Format: .epub (provided by publisher in exchange for an honest review)
Release Date: November 26, 2013
Lord Chillingsworth’s reputation precedes him—the infamous “Frost” is as legendary on the field of honor as he is in the bedroom. Which makes it surprising that young Emily Cavell has taken up the cause of closing Frost’s favorite gambling hell. Who does this brazen, flame-haired beauty think she is?
Emily’s vendetta is personal: She is determined to take a pound of flesh from Frost, who ruined her sister. But the man she meets is not the cold-hearted devil she imagined—and is twice as handsome to boot—and soon Emily finds herself falling for him. Their battle of wills quickly ignites into blazing desire. Could it be that the most jaded Lord of Vice is finally willing to risk everything and gamble on her heart? Or is true love only a fool’s game?
Very few things are as satisfying to me as a reader than watching a jaded, seemingly cold character trip, stumble and crash into love with someone that is the total opposite of everything they have portrayed to the world.
Twilight with the Infamous Earl is a sensual, witty story and a guilty pleasure. It can be read alone but I highly recommend reading the previous books for not only a good time, but to see why the hero is such a popular one.
Vincent Henry Bishop, The Earl of Chillingsworth, or Frost as he is better known by his friends and enemies has spent an entire series (six books to be precise) walking a fine line between hero and villain. As each of his friends, scandalously dubbed The Lords of Vice by society, fell in love Frost made it his mission to push his friendship with each gentleman to its limits which often ended in all out brawls. His antagonistic and sometimes cruel comments definitely had me wondering what kind of man Frost was and what kind of woman, if any, could change him for the better.
I was surprised that the woman author Alexandra Hawkins matched the most formidable and intimidating Lord of Vice with was an innocent country miss. I didn't see it at first, but as I continued reading, it became so clear as to why Emily worked as a heroine: How else would Frost learn the error of his ways if his heroine was just as scandalous as he was? He would have continued on with his life in the same manner, never growing, never changing and never realizing that he was worth more than he believed. Frost needed someone to balance out the wickedness from his past and help him change into a better man while still maintaining the aloof charm that made him so popular from the beginning.
Emily was thankfully, not such an innocent that she became a prude and thankfully was no push over. Emily easily (though sometimes unwisely) teased Frost, showing no fear or hint of being intimidated by him, which caught Frost off guard most of the time and made him lose control of the cold hearted facade every one associated with him.I liked that for once, Frost was not in total control of a situation and couldn't predict the outcome of each meeting with Emily. He got what was coming for him and though he didn't put up too much of a fight, it was still fun watching him be the helpless one for once.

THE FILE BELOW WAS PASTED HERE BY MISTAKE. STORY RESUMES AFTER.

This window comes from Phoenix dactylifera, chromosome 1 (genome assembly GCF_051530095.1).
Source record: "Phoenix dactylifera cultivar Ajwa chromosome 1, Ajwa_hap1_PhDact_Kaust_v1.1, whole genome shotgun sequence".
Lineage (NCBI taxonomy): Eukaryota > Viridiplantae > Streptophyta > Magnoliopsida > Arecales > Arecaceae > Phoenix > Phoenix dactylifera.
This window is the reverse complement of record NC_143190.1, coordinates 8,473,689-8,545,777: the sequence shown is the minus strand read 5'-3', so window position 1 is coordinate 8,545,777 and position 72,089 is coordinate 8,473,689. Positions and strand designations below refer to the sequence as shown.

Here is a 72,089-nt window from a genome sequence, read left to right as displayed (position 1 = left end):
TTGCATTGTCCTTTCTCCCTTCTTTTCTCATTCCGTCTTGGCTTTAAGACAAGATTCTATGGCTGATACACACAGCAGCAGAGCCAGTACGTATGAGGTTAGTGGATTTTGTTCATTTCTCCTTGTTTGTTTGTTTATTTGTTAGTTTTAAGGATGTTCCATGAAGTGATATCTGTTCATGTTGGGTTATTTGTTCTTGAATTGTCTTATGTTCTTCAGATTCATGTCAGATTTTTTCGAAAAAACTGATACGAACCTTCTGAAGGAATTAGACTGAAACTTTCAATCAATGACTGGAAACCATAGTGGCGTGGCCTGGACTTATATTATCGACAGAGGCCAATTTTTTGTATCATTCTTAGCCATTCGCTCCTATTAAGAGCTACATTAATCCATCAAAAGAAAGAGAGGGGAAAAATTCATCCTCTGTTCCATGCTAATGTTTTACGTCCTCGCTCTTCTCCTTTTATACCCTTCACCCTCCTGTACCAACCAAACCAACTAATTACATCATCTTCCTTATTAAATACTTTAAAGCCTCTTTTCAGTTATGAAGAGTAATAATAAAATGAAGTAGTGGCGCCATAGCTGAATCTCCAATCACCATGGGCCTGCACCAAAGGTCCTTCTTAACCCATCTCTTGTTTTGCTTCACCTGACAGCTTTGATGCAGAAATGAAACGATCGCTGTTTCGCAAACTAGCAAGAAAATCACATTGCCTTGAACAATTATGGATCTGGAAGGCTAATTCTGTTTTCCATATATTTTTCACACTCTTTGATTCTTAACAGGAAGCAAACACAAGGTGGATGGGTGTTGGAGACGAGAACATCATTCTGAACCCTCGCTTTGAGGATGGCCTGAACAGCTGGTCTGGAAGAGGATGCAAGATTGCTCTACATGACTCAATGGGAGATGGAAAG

Frost and Emily as a couple were surprising to say the least and I enjoyed their scenes together, but I also enjoyed seeing the other Lords of Vice again, it felt like a family reunion! Their rough and tough relationship with one another was still present and even in front of their wives they bickered like adolescents, something I always looked forward to.
Sadly, Twilight with the Infamous Earl is the last book in the Lords of Vice series and it's only fitting that the book's cover is, to me, one of the most gorgeous ones I've seen this year! Whoever designed it has my thanks, it's a beautiful shade of blue (my favorite color) and very visually appealing. Where I not already a fan, the cover would have caught my eye and I would have been compelled to have a closer look.
The Lords of Vice have been for me, been a roller coaster of an experience. I once remarked that Sin was my favorite LoV because he was the first one I met as a reader but now that I've read all of the books in the series, I am better equipped to say that it's a close call as to which Lord of Vice is my favorite. As sad as I am that Frost is the last of the original seven to have a book, I can't pretend I'm not excited to see what Alexandra Hawkins has in store for readers next.